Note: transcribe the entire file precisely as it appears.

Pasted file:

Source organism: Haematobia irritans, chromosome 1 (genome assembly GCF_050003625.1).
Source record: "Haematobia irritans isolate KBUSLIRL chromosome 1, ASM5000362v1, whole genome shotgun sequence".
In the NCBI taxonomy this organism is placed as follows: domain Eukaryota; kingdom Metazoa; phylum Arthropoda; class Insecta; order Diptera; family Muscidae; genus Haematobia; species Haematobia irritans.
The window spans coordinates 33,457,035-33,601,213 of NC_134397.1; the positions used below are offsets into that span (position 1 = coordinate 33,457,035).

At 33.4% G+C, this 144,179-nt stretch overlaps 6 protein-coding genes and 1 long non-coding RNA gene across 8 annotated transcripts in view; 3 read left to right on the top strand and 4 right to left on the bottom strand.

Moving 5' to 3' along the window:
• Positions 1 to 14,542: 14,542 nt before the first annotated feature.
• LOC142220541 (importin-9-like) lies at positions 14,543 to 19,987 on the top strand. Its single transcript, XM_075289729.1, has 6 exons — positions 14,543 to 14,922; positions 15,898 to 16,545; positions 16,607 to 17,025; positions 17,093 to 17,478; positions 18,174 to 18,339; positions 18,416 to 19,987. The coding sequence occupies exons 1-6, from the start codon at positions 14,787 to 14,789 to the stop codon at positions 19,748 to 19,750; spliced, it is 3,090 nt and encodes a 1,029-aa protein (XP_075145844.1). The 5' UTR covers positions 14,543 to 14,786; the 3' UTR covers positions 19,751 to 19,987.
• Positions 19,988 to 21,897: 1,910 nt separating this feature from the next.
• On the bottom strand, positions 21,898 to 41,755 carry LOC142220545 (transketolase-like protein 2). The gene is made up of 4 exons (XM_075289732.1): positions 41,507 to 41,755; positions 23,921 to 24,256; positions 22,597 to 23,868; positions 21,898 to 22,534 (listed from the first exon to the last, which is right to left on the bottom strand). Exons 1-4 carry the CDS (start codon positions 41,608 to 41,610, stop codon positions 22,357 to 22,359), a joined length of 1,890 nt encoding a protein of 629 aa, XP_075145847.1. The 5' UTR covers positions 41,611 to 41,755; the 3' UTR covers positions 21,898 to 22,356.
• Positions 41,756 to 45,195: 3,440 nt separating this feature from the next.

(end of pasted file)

Source organism: Haematobia irritans, chromosome 1 (genome assembly GCF_050003625.1).
Source record: "Haematobia irritans isolate KBUSLIRL chromosome 1, ASM5000362v1, whole genome shotgun sequence".
In the NCBI taxonomy this organism is placed as follows: domain Eukaryota; kingdom Metazoa; phylum Arthropoda; class Insecta; order Diptera; family Muscidae; genus Haematobia; species Haematobia irritans.
The window spans coordinates 33,457,035-33,601,213 of NC_134397.1; the positions used below are offsets into that span (position 1 = coordinate 33,457,035).

At 33.4% G+C, this 144,179-nt stretch overlaps 6 protein-coding genes and 1 long non-coding RNA gene across 8 annotated transcripts in view; 3 read left to right on the top strand and 4 right to left on the bottom strand.

Moving 5' to 3' along the window:
• Positions 1 to 14,542: 14,542 nt before the first annotated feature.
• LOC142220541 (importin-9-like) lies at positions 14,543 to 19,987 on the top strand. Its single transcript, XM_075289729.1, has 6 exons — positions 14,543 to 14,922; positions 15,898 to 16,545; positions 16,607 to 17,025; positions 17,093 to 17,478; positions 18,174 to 18,339; positions 18,416 to 19,987. The coding sequence occupies exons 1-6, from the start codon at positions 14,787 to 14,789 to the stop codon at positions 19,748 to 19,750; spliced, it is 3,090 nt and encodes a 1,029-aa protein (XP_075145844.1). The 5' UTR covers positions 14,543 to 14,786; the 3' UTR covers positions 19,751 to 19,987.
• Positions 19,988 to 21,897: 1,910 nt separating this feature from the next.
• On the bottom strand, positions 21,898 to 41,755 carry LOC142220545 (transketolase-like protein 2). The gene is made up of 4 exons (XM_075289732.1): positions 41,507 to 41,755; positions 23,921 to 24,256; positions 22,597 to 23,868; positions 21,898 to 22,534 (listed from the first exon to the last, which is right to left on the bottom strand). Exons 1-4 carry the CDS (start codon positions 41,608 to 41,610, stop codon positions 22,357 to 22,359), a joined length of 1,890 nt encoding a protein of 629 aa, XP_075145847.1. The 5' UTR covers positions 41,611 to 41,755; the 3' UTR covers positions 21,898 to 22,356.
• Positions 41,756 to 45,195: 3,440 nt separating this feature from the next.